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I need to prove that $PGL_2(\mathbb{R})\cong SO_3(\mathbb{R})$. Abstract considerations show that both can be identified with the group of projective motions of a conic curve. But maybe there is more explicit isomorphism (in matrix form, for example)?

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closed as off topic by Robert Bryant, Misha, Qiaochu Yuan, Angelo, Chris Gerig Apr 23 '13 at 4:30

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This is not really a research question, so I'm inclined to vote to close. However, before doing that, I should ask you whether you really mean $\mathrm{SO}(3)$ or not? I think you might mean $\mathrm{SO}(2,1)$ instead. –  Robert Bryant Apr 22 '13 at 21:55
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BTW: I would suggest asking this question on math stack exchange, since it is a standard kind of question for that site. –  Robert Bryant Apr 22 '13 at 22:00
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Dear Robert: For a non-degenerate quadratic space $(V,q)$ over a field $k$, usually ${\rm{SO}}(q)$ denotes the algebraic $k$-group classifying automorphisms of $(V,q)$ (over extensions of $k$). If $q$ is the standard split quadratic form $q_n$ on $k^n$ ($x_1 x_2 + x_3 x_4 + \dots + x_{n-1}x_n$ for even $n$, $x_0^2 + q_{n-1}$ for odd $n > 1$), it is common for algebraists to write ${\rm{SO}}_n$ to denote ${\rm{SO}}(q_n)$. So for $k = \mathbf{R}$, the Lie group ${\rm{SO}}_n(\mathbf{R})$ is not the same as ${\rm{SO}}(n)$. And ${\rm{PGL}}_2 = {\rm{SO}}_3$ as algebraic groups (over any $k$)! –  user28172 Apr 22 '13 at 22:31
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I think nosr neglected to include the condition that the automorphisms have Dickson invariant 1 (equivalent to determinant 1 when 2 is invertible). –  S. Carnahan Apr 23 '13 at 2:24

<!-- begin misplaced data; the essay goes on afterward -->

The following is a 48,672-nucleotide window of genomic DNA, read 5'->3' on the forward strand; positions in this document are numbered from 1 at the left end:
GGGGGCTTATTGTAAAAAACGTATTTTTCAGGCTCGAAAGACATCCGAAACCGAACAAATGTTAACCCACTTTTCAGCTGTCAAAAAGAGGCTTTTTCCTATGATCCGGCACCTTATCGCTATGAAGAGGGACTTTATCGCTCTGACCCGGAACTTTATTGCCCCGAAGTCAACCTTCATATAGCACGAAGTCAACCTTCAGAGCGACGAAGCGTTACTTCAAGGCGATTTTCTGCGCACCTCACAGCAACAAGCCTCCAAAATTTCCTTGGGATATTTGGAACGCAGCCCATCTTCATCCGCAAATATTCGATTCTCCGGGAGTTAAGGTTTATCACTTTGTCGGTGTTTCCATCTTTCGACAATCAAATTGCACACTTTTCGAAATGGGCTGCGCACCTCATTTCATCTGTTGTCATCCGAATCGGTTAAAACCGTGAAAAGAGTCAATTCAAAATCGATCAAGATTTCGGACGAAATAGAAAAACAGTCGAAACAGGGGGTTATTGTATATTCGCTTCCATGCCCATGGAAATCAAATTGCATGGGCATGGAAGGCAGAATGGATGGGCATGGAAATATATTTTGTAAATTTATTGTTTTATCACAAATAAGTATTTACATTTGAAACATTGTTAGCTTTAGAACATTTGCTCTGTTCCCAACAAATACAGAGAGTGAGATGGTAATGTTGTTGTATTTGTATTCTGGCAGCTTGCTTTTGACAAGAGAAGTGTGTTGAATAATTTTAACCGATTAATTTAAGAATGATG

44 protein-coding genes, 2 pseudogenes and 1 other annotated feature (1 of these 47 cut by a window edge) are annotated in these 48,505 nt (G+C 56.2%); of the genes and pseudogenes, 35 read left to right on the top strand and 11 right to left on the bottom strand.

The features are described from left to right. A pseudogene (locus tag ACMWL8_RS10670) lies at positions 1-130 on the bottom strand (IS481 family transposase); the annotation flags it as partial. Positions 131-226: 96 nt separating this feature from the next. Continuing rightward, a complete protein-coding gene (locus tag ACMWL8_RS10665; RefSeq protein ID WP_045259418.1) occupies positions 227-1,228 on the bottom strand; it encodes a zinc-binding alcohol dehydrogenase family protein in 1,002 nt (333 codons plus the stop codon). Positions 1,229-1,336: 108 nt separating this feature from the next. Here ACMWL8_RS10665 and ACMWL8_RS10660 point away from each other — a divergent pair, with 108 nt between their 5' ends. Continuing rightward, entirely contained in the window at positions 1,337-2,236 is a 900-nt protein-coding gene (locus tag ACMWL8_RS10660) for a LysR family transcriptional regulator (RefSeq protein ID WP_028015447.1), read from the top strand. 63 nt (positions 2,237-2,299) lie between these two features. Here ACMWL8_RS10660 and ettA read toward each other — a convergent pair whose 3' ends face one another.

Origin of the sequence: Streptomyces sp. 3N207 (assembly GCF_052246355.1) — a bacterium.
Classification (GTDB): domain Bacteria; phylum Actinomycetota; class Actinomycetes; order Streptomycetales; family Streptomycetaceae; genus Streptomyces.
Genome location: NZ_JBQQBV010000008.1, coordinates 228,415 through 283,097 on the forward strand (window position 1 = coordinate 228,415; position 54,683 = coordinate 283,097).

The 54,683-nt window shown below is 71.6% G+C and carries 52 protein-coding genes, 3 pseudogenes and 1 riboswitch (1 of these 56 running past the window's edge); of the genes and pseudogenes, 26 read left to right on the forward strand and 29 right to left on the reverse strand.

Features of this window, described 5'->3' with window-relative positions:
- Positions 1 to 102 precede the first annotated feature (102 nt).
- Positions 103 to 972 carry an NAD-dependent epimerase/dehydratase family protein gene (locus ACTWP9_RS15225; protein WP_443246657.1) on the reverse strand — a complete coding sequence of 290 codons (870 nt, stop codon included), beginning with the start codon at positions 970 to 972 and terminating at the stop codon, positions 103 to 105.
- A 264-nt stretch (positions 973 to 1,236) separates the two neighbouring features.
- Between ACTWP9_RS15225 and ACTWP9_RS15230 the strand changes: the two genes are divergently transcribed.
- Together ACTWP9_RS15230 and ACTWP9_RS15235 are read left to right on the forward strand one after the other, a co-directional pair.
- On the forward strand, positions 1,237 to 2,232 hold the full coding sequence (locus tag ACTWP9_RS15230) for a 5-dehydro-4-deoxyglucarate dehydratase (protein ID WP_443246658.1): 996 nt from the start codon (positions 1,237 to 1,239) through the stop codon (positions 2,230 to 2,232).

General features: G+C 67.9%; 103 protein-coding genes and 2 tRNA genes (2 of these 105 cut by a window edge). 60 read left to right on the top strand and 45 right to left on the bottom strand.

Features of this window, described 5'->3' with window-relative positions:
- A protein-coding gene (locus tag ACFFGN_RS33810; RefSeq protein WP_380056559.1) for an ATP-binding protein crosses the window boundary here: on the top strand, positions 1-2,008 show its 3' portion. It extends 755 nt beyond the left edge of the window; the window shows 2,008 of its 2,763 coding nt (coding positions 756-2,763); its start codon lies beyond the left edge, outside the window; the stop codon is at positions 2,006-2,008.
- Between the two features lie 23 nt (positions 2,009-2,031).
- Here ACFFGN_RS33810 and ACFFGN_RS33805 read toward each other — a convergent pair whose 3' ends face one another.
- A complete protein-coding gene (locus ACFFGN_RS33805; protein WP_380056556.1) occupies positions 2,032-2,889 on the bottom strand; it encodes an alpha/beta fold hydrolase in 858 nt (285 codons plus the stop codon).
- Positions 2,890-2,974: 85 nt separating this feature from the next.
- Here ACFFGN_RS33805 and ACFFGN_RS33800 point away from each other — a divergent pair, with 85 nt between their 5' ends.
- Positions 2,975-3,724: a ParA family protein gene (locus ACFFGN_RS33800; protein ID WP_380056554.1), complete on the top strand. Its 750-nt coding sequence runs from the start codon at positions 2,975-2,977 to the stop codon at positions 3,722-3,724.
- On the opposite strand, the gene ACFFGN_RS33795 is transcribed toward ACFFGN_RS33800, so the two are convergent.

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Dear Tim, There is a three dimensional irrep. of $PGL(2)$, given by the symmetric square of the standard rep. of $GL(2)$. This gives a map from $PGL(2)$ to $GL(3)$, which must be an injection, since $PGL(2)$ is a simple adjoint group. It suffices to show that the image preserves a non-degen. quadratic form (since then we will get an embedding of $PGL(2)$ into $SO(3)$, which will be an isomorphism for dimension reasons). For this, consider $Sym^2$ of the three dimensional rep'n. A simple calculation with weights shows that this rep'n contains a unique copy of the trivial rep'n. ... –  Emerton Apr 23 '13 at 4:07
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1 Answer

up vote 3 down vote accepted

Put the bilinear form $\langle, \rangle$ on $2 \times 2$ real matrices by setting $\langle A,B \rangle = {\rm tr}(AB).$ The space of matrices breaks with respect to this form as the orthogonal direct sum of the space of scalar matrices and the $3$-dimensional subspace of matrices of trace zero. Now ${\rm GL}(2,\mathbb{R})$ acts by conjugation on the the matrices of trace zero, and preserves this bilinear form in that action. Furthermore, scalar matrices (and nothing more) in ${\rm GL}(2,\mathbb{R})$ are in the kernel of this action, so the action is really one of ${\rm PGL}(2,\mathbb{R}).$ Every matrix in ${\rm GL}(2,\mathbb{R})$ has the eigenvalue $1$ in this action- a scalar matrix certainly does and any non-scalar matrix $A$ fixes the matrices of trace zero in ${\rm span}(I,A).$ Every element of ${\rm PGL}(2,\mathbb{R})$ acts with determinant $1$ in this action, as diagonal elements clearly do. This gives an embedding of ${\rm PGL}(2,\mathbb{R})$ in the special orthogonal group determined by this form,and dimension shows that it is surjection.

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